BizWest’s most-read stories of 2019: drug plants, new homes, headquarters expansions

As Northern Colorado and the rest of the country prepares to enter 2020 and a new decade, we at BizWest Media are looking back at the 10 most popular pieces written over the course of the year. These stories are ranked by total page views.

The drugmaker giant announced it would close down its two production plants in the Boulder Valley in January as part of a supply chain consolidation, leaving 210 workers without jobs in the area. The Longmont plant was later purchased (see #6 below), but the Boulder plant remains out of operation.

State economic development officials granted a $4.3 million tax package to what was later revealed to be Emerson Electric Co. (NYSE: EMR)

In one of the biggest land acquisitions of the year, 430 acres of undeveloped space in Louisville was acquired by Irish medical device maker Medtronic Inc. to consolidate its offices across the Boulder Valley. The company plans to break ground in 2020.

The property was slated in 2008 to house a renewable energy research complex for oil company ConocoPhillips (NYSE: COP), but the project petered out after spinning off Phillips 66 (NYSE: PSX) into an independent company. State officials also pitched the land to Amazon Inc. (Nasdaq: AMZN) during that company’s sweepstakes search for a second headquarters location.

The real estate developer bought the former headquarters from Hewlett Packard Inc. (NYSE: HPQ) in May for $21 million. The east-side Fort Collins building is occupied by Madwire, Comcast and Micro Focus.

Aerospace companies beefed up significantly in the Front Range last year, with Ball Corp. (NYSE: BLL) announcing it would hire 600 new employees for its aerospace division and build a regional 186,000-square-foot campus in Westminster. The company plans to keep employees at its Boulder and current Broomfield headquarters.

Shortly after AstraZeneca’s departure from Longmont, Novartis AG (NYSE:NVS) and its subsidiary AveXis Inc. bought the 692,000-square-foot plant to ramp up production of Zolgensma, its gene therapy targeted at children with spinal muscular atrophy. AveXis has been one of the most-watched and most-criticized companies in the biopharmaceutical world this year for charging $2.1 million for the drug, and drawing the ire of federal regulators who found tampering with some of the drug’s animal testing data.

A Fort Collins developer announced initial plans for a new subdivision in southeast Fort Collins, with 153 single-family homes and 62 duplexes on nearly 60 acres of space.

Also in Fort Collins development news, a Windsor homebuilder started its final round of applications to build 442 homes on the city’s northeast side by fall 2020. Townhomes in the Northfield subdivision would run between $200,000 to $400,000, while others would cost between $300,000 to $400,000.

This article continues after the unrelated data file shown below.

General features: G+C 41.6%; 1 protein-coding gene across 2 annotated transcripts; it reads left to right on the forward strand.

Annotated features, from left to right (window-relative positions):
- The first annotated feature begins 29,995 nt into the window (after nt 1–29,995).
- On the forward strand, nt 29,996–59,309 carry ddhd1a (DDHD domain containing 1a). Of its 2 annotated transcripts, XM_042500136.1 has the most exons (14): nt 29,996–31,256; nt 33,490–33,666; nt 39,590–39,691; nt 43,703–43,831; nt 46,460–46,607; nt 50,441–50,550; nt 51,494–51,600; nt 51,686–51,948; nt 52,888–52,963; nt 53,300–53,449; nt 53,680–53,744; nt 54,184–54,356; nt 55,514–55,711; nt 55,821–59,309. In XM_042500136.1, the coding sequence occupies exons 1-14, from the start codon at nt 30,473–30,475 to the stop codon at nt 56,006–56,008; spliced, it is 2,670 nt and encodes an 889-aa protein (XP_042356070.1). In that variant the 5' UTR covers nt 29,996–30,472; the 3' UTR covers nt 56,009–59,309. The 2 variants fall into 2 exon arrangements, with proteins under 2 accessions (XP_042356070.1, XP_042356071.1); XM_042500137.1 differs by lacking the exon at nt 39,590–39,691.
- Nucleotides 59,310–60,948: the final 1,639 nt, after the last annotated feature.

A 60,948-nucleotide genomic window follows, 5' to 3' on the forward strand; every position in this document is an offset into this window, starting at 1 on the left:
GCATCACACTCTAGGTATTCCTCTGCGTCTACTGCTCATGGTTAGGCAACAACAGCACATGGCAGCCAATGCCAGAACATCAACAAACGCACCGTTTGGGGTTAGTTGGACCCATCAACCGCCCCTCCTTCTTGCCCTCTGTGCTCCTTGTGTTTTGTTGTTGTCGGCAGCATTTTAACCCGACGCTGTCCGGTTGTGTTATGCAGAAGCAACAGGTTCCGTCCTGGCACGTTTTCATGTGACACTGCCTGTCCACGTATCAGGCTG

House Bill 1240 revamped the state’s tax collection code by requiring e-retailers such as Amazon to collect sales taxes on purchases made within Colorado, even if a company doesn’t have a physical store in the state.

Phoenix-based Banner Health brokered a deal to buy the Greeley hospital from Weld County and a county-controlled holding company for $328.4 million, ending years of an operator agreement between the health system and the publicly-held medical center. A total of $209.5 million was used to buy the hospital and the underlying land, while about $50 million went to Weld County and NCMC Inc., which owned the hospital, to be used for charitable goals.

As Northern Colorado and the rest of the country prepares to enter 2020 and a new decade, we at BizWest Media are looking back at the 10 most popular pieces written over the course of the year. These stories are ranked by total page views.

The drugmaker giant announced it would close down its two production plants in the Boulder Valley in January as part of a supply chain consolidation, leaving 210 workers without jobs in the area. The Longmont plant was later purchased (see #6 below), but the Boulder plant remains out of operation.

State economic development officials granted a $4.3 million tax package to what was later revealed to be Emerson Electric Co. (NYSE: EMR)

In one of the biggest land acquisitions of the year, 430 acres of undeveloped space in Louisville was acquired by Irish medical device maker Medtronic Inc. to consolidate its offices across the Boulder Valley. The company plans to break ground in 2020.

The property was slated in 2008 to house a renewable energy research complex for oil company ConocoPhillips (NYSE: COP), but the project petered out after spinning off Phillips 66 (NYSE: PSX) into an independent company. State officials also pitched the land to Amazon Inc. (Nasdaq: AMZN) during that company’s sweepstakes search for a second headquarters location.